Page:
When Dean Hayes and John Bethune released the Tidal Water Action DVD, they showed just how sensational fishing swamp drains can be.

With so much rain and dirty water flowing from these drains into our rivers, it’s a great time to target swamp drain bass. To find the best drains, get hold of some quality topographical maps.

After rain, swamps which have more watercourses feeding into them push into the rivers, pushing food into the major system.

If you haven’t tried drain fishing, now would be a great time for plastics. There is plenty of lure choice but Slider Bass Grubs or Atomic Fat Grubs with 1/8oz jig heads are excellent. Pick a colour that will offer suitable contrast to the dirty water; my favourite plastic would probably be a pearl 3” Slider.

A slow lift-and-drop retrieve is often the best to start with, and I mean slow, almost so slow that you’ll feel like having a snooze.

Stay in contact with your plastic as you retrieve and when you feel a tap, drop the lure back and let the fish take it.

Spinnerbaits in 1/4oz or 1/8oz in red/black have always been a favourite choice for pretty well anywhere on the Hawkesbury and this colour has probably taken more bass for me than any other combination. At the mouths of swamp drains, I prefer silver blades. A black and red skirt offers good contrast in dirty water and the silver blades offers better flash in discoloured water than gold blades.

I’m hanging on Berkley bringing back Nitro Whiz Bangers and if you’ve been following this column for any time, you’ll know I’m a huge fan. My favourite is the 1/4oz with a silver blade and pearl Slider 3” Bass Grub.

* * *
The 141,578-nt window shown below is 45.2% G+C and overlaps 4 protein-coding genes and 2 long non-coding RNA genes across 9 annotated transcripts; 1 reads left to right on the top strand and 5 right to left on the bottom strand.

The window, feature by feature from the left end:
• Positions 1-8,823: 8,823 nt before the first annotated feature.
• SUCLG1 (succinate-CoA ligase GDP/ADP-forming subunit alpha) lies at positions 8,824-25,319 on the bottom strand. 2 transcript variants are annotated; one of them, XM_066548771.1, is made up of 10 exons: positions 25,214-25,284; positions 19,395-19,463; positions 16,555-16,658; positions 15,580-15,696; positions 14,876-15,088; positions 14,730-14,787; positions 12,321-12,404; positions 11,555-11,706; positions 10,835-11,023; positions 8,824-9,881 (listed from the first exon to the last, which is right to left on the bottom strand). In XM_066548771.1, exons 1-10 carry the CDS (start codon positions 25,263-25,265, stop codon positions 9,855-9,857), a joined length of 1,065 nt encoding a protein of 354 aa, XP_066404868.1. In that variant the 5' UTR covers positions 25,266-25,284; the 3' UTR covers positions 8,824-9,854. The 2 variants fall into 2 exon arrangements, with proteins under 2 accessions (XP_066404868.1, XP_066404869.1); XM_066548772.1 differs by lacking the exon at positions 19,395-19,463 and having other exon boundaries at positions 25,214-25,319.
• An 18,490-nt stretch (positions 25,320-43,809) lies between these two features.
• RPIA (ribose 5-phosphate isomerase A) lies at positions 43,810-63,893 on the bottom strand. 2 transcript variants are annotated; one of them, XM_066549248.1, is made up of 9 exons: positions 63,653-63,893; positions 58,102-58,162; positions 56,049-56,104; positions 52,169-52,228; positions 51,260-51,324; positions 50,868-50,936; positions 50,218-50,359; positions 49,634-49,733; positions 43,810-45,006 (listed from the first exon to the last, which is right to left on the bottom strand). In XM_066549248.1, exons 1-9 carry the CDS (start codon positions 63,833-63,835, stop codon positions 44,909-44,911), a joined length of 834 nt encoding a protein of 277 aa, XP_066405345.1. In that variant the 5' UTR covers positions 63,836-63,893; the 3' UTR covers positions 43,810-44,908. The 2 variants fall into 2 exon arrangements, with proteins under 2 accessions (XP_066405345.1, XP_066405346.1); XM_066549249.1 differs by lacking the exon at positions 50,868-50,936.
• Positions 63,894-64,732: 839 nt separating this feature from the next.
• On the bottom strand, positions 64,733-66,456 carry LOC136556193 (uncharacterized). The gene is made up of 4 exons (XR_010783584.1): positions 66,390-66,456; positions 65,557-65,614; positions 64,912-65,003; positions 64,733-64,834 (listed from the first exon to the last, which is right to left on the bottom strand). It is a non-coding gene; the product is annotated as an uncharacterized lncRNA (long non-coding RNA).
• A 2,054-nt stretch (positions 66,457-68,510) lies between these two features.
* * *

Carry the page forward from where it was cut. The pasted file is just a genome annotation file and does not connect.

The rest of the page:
While spinnerbaits, Whiz Bangers and other similar lures are often touted as being snag-proof, nothing is snag-proof in some waters. Nevertheless, they are great to use around mouths of creeks and swamp drains where there always seems to be some type of lure-grabbing gremlin.

The start of the run-out tide is the prime time to hit the drains and creek mouths. While the actual mouths are excellent, work off the edges as well. There are often fish to be caught away from the main outflow.


I found an anonymous quote that should make you want to become a better angler. ‘Angling: Incessant expectations … and perpetual disappointment’. I don’t know about you, but I’ll do whatever I can to stop the latter occurring as little as possible.

Know your gear and know your target species, and you’ll increase your chances of experiencing the fulfilment of your expectations and reduce the chances of those disappointments. Sounds easy, but therein lies the challenge of fishing.

Black and red spinnerbaits (top) with silver blades are great to work around the murky mouths of swamp drains. So is the author’s battle-scarred 1/4oz Whiz Banger (bottom) with a silver blade and rigged with a 3” Pearl Slider. The Colorado blades fitted to both also provide better vibration in dirty water.

A stand up jig head with a 3” pearl Slider is great to hop along the bottom at the mouths of swamp drains and creek mouths. It’s amazing how fish in dirty water find something like this, which offers only subtle vibration and a reflection of available light.